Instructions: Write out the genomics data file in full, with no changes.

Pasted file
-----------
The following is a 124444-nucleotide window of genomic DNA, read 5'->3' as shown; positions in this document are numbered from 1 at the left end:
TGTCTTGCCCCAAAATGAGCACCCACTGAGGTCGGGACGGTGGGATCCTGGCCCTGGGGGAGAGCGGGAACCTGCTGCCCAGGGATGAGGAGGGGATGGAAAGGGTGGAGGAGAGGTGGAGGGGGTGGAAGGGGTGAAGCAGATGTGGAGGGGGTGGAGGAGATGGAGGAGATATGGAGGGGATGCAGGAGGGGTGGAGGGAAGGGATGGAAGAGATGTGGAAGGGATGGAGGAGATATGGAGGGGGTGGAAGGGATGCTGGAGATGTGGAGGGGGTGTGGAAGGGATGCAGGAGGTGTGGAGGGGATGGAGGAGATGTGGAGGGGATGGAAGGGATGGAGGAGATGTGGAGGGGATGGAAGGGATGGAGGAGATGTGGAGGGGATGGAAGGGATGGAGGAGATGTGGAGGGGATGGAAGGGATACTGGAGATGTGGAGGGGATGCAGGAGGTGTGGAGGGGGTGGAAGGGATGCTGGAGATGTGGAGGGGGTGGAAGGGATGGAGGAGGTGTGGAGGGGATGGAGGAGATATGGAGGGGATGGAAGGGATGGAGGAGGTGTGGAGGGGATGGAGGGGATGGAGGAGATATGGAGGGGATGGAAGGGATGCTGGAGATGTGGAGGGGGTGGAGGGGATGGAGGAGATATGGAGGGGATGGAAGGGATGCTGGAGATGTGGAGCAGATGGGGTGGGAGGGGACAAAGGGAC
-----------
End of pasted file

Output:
The following is a 124444-nucleotide window of genomic DNA, read 5'->3' as shown; positions in this document are numbered from 1 at the left end:
TGTCTTGCCCCAAAATGAGCACCCACTGAGGTCGGGACGGTGGGATCCTGGCCCTGGGGGAGAGCGGGAACCTGCTGCCCAGGGATGAGGAGGGGATGGAAAGGGTGGAGGAGAGGTGGAGGGGGTGGAAGGGGTGAAGCAGATGTGGAGGGGGTGGAGGAGATGGAGGAGATATGGAGGGGATGCAGGAGGGGTGGAGGGAAGGGATGGAAGAGATGTGGAAGGGATGGAGGAGATATGGAGGGGGTGGAAGGGATGCTGGAGATGTGGAGGGGGTGTGGAAGGGATGCAGGAGGTGTGGAGGGGATGGAGGAGATGTGGAGGGGATGGAAGGGATGGAGGAGATGTGGAGGGGATGGAAGGGATGGAGGAGATGTGGAGGGGATGGAAGGGATGGAGGAGATGTGGAGGGGATGGAAGGGATACTGGAGATGTGGAGGGGATGCAGGAGGTGTGGAGGGGGTGGAAGGGATGCTGGAGATGTGGAGGGGGTGGAAGGGATGGAGGAGGTGTGGAGGGGATGGAGGAGATATGGAGGGGATGGAAGGGATGGAGGAGGTGTGGAGGGGATGGAGGGGATGGAGGAGATATGGAGGGGATGGAAGGGATGCTGGAGATGTGGAGGGGGTGGAGGGGATGGAGGAGATATGGAGGGGATGGAAGGGATGCTGGAGATGTGGAGCAGATGGGGTGGGAGGGGACAAAGGGAC